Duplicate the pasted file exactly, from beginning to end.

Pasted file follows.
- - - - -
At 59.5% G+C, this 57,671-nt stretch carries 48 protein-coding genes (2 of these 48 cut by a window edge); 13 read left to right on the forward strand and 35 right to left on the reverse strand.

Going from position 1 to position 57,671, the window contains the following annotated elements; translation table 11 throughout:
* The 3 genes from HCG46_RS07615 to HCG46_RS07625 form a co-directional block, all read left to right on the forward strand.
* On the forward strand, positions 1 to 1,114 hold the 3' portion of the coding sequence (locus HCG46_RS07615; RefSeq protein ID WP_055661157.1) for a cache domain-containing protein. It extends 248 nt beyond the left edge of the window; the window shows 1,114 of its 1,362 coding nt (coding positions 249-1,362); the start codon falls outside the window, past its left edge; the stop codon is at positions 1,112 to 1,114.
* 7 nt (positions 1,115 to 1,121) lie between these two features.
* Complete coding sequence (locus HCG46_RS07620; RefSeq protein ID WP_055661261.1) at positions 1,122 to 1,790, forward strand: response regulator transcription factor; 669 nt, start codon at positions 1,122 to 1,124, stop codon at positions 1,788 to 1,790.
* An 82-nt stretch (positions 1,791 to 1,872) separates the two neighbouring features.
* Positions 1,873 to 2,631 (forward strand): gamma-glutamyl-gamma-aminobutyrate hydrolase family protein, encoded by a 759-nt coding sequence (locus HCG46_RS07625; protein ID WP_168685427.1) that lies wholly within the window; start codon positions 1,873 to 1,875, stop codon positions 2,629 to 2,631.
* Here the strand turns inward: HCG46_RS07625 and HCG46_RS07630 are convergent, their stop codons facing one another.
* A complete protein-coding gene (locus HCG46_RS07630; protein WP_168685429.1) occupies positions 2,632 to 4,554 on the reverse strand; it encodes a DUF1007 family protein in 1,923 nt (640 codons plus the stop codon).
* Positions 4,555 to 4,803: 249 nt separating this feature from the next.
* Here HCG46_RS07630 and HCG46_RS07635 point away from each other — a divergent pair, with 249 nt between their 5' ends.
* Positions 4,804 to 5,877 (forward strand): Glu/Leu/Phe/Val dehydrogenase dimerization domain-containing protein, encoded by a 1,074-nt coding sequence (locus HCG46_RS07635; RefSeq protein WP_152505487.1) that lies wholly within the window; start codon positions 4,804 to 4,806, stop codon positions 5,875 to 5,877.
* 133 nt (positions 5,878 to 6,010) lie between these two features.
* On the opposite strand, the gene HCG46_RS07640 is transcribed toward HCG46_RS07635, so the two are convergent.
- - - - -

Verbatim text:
At 59.5% G+C, this 57,671-nt stretch carries 48 protein-coding genes (2 of these 48 cut by a window edge); 13 read left to right on the forward strand and 35 right to left on the reverse strand.

Going from position 1 to position 57,671, the window contains the following annotated elements; translation table 11 throughout:
* The 3 genes from HCG46_RS07615 to HCG46_RS07625 form a co-directional block, all read left to right on the forward strand.
* On the forward strand, positions 1 to 1,114 hold the 3' portion of the coding sequence (locus HCG46_RS07615; RefSeq protein ID WP_055661157.1) for a cache domain-containing protein. It extends 248 nt beyond the left edge of the window; the window shows 1,114 of its 1,362 coding nt (coding positions 249-1,362); the start codon falls outside the window, past its left edge; the stop codon is at positions 1,112 to 1,114.
* 7 nt (positions 1,115 to 1,121) lie between these two features.
* Complete coding sequence (locus HCG46_RS07620; RefSeq protein ID WP_055661261.1) at positions 1,122 to 1,790, forward strand: response regulator transcription factor; 669 nt, start codon at positions 1,122 to 1,124, stop codon at positions 1,788 to 1,790.
* An 82-nt stretch (positions 1,791 to 1,872) separates the two neighbouring features.
* Positions 1,873 to 2,631 (forward strand): gamma-glutamyl-gamma-aminobutyrate hydrolase family protein, encoded by a 759-nt coding sequence (locus HCG46_RS07625; protein ID WP_168685427.1) that lies wholly within the window; start codon positions 1,873 to 1,875, stop codon positions 2,629 to 2,631.
* Here the strand turns inward: HCG46_RS07625 and HCG46_RS07630 are convergent, their stop codons facing one another.
* A complete protein-coding gene (locus HCG46_RS07630; protein WP_168685429.1) occupies positions 2,632 to 4,554 on the reverse strand; it encodes a DUF1007 family protein in 1,923 nt (640 codons plus the stop codon).
* Positions 4,555 to 4,803: 249 nt separating this feature from the next.
* Here HCG46_RS07630 and HCG46_RS07635 point away from each other — a divergent pair, with 249 nt between their 5' ends.
* Positions 4,804 to 5,877 (forward strand): Glu/Leu/Phe/Val dehydrogenase dimerization domain-containing protein, encoded by a 1,074-nt coding sequence (locus HCG46_RS07635; RefSeq protein WP_152505487.1) that lies wholly within the window; start codon positions 4,804 to 4,806, stop codon positions 5,875 to 5,877.
* 133 nt (positions 5,878 to 6,010) lie between these two features.
* On the opposite strand, the gene HCG46_RS07640 is transcribed toward HCG46_RS07635, so the two are convergent.